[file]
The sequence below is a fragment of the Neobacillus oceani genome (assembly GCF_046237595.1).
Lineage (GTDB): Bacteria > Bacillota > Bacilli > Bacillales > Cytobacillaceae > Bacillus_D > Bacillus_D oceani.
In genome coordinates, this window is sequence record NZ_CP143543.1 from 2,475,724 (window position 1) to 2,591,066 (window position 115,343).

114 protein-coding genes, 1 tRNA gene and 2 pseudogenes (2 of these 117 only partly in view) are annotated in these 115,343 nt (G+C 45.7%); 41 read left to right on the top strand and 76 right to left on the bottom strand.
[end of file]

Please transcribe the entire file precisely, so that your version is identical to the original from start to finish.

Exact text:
The sequence below is a fragment of the Neobacillus oceani genome (assembly GCF_046237595.1).
Lineage (GTDB): Bacteria > Bacillota > Bacilli > Bacillales > Cytobacillaceae > Bacillus_D > Bacillus_D oceani.
In genome coordinates, this window is sequence record NZ_CP143543.1 from 2,475,724 (window position 1) to 2,591,066 (window position 115,343).

114 protein-coding genes, 1 tRNA gene and 2 pseudogenes (2 of these 117 only partly in view) are annotated in these 115,343 nt (G+C 45.7%); 41 read left to right on the top strand and 76 right to left on the bottom strand.